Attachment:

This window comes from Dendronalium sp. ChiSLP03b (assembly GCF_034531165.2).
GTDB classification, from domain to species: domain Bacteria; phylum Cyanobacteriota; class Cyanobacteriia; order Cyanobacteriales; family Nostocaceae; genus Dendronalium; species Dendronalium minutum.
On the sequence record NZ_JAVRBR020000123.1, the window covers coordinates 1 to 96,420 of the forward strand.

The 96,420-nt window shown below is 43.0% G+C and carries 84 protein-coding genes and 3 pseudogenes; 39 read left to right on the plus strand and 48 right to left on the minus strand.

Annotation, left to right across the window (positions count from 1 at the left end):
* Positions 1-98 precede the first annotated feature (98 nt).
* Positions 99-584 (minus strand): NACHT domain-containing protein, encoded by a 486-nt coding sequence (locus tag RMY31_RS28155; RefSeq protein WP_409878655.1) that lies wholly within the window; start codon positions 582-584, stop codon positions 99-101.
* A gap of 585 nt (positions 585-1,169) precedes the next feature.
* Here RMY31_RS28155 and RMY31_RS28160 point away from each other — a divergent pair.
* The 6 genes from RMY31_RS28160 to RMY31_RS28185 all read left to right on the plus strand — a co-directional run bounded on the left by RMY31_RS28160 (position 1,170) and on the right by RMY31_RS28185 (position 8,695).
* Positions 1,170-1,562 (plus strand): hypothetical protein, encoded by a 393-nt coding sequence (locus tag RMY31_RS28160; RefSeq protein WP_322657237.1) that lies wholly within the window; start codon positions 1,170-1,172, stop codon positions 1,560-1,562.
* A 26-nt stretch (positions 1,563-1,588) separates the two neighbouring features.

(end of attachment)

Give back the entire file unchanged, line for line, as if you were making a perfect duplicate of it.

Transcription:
This window comes from Dendronalium sp. ChiSLP03b (assembly GCF_034531165.2).
GTDB classification, from domain to species: domain Bacteria; phylum Cyanobacteriota; class Cyanobacteriia; order Cyanobacteriales; family Nostocaceae; genus Dendronalium; species Dendronalium minutum.
On the sequence record NZ_JAVRBR020000123.1, the window covers coordinates 1 to 96,420 of the forward strand.

The 96,420-nt window shown below is 43.0% G+C and carries 84 protein-coding genes and 3 pseudogenes; 39 read left to right on the plus strand and 48 right to left on the minus strand.

Annotation, left to right across the window (positions count from 1 at the left end):
* Positions 1-98 precede the first annotated feature (98 nt).
* Positions 99-584 (minus strand): NACHT domain-containing protein, encoded by a 486-nt coding sequence (locus tag RMY31_RS28155; RefSeq protein WP_409878655.1) that lies wholly within the window; start codon positions 582-584, stop codon positions 99-101.
* A gap of 585 nt (positions 585-1,169) precedes the next feature.
* Here RMY31_RS28155 and RMY31_RS28160 point away from each other — a divergent pair.
* The 6 genes from RMY31_RS28160 to RMY31_RS28185 all read left to right on the plus strand — a co-directional run bounded on the left by RMY31_RS28160 (position 1,170) and on the right by RMY31_RS28185 (position 8,695).
* Positions 1,170-1,562 (plus strand): hypothetical protein, encoded by a 393-nt coding sequence (locus tag RMY31_RS28160; RefSeq protein WP_322657237.1) that lies wholly within the window; start codon positions 1,170-1,172, stop codon positions 1,560-1,562.
* A 26-nt stretch (positions 1,563-1,588) separates the two neighbouring features.